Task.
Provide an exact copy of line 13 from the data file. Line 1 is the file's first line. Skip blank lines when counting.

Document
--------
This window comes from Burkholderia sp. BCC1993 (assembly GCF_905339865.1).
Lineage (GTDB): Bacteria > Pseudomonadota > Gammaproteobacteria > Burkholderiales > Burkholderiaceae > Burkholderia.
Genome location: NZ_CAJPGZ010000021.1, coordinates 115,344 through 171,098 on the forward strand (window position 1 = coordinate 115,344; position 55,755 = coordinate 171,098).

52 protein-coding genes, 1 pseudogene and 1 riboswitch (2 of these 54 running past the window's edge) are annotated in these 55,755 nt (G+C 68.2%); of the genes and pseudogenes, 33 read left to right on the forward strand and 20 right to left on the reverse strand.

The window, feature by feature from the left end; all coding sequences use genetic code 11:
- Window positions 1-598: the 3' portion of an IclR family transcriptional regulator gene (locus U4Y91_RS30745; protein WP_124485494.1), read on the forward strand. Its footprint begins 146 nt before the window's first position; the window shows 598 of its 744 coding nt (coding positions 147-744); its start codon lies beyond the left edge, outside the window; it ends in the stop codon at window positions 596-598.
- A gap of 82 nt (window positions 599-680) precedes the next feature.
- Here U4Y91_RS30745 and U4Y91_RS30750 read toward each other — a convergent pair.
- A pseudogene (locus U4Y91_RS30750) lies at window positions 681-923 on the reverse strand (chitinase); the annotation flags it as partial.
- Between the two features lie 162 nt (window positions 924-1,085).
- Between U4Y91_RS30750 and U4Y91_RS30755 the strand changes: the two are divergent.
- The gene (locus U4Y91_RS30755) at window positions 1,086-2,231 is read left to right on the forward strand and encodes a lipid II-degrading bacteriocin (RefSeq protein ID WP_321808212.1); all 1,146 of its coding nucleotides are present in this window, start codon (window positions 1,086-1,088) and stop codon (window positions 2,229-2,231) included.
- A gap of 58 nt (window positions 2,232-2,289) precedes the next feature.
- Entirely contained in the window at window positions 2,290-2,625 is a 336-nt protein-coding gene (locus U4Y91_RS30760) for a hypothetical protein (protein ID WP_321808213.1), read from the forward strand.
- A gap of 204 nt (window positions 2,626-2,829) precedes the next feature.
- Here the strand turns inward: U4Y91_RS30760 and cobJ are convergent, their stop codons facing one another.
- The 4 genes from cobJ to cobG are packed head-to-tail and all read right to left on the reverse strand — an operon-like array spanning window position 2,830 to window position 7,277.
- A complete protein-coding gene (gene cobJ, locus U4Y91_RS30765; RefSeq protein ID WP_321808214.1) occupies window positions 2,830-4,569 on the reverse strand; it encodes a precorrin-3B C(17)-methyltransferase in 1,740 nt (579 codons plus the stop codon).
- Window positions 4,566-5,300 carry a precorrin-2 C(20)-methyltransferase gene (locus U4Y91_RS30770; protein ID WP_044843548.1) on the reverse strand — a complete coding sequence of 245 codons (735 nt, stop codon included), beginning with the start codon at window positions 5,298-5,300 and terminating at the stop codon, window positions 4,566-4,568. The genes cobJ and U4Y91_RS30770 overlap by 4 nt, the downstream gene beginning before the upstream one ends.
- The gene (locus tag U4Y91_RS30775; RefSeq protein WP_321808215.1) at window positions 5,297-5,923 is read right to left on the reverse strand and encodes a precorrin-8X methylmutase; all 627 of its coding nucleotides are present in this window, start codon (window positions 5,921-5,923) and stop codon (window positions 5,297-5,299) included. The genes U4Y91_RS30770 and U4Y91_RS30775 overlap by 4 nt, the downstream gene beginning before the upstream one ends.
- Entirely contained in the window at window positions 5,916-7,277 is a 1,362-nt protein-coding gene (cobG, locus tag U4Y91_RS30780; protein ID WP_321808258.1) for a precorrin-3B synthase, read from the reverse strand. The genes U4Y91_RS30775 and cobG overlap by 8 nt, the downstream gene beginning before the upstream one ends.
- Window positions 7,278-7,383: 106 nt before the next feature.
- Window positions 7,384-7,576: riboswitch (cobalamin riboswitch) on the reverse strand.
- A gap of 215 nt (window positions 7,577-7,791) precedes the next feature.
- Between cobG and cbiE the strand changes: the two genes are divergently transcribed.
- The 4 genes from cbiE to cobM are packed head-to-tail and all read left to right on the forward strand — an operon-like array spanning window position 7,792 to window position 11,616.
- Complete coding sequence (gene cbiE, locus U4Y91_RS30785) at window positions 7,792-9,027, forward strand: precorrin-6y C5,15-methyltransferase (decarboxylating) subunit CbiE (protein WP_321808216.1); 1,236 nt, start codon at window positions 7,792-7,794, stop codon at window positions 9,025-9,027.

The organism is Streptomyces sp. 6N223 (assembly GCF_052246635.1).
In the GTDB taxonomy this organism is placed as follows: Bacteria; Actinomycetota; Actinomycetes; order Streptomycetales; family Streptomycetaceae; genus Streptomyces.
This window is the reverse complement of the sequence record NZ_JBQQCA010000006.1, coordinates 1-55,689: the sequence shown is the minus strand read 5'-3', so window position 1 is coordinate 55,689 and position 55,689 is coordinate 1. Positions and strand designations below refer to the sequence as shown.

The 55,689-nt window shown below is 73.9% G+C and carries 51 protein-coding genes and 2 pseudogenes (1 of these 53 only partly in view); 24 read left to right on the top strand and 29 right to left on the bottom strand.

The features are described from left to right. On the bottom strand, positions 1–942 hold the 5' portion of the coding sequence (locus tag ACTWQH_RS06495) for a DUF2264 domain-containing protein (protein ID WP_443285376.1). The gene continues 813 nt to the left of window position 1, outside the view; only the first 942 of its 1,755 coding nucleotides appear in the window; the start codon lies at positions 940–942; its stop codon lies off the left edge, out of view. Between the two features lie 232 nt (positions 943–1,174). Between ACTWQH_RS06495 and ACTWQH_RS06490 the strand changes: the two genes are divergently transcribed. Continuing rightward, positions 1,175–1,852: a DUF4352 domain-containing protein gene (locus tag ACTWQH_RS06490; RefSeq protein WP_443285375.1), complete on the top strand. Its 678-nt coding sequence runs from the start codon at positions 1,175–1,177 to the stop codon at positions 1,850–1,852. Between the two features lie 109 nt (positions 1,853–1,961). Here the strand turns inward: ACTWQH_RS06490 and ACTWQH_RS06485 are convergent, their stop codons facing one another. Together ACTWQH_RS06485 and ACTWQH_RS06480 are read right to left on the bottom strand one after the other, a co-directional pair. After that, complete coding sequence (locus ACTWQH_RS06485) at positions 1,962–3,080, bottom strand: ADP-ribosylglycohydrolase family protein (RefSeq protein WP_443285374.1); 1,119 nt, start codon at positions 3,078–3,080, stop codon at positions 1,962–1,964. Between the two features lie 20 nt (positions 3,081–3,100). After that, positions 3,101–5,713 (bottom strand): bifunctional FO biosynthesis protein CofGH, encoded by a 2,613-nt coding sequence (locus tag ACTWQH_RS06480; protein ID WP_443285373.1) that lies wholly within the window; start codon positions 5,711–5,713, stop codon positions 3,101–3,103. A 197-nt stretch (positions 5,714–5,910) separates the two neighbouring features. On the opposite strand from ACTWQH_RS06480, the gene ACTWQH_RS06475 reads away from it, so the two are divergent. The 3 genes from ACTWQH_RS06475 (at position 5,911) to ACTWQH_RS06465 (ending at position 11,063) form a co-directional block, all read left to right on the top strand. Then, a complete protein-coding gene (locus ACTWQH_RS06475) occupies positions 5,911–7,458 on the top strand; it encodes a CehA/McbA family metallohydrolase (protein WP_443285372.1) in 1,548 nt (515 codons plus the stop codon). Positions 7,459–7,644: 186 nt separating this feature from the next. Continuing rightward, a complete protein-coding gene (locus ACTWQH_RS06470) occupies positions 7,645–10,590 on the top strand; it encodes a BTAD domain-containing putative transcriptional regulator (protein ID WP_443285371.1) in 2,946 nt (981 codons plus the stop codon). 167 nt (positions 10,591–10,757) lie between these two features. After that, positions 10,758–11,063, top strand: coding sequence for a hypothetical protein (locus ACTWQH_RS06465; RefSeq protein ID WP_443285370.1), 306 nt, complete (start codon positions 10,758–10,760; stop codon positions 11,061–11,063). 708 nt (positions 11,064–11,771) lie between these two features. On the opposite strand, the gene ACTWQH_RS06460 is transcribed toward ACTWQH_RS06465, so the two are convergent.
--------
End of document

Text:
- A gap of 58 nt (window positions 2,232-2,289) precedes the next feature.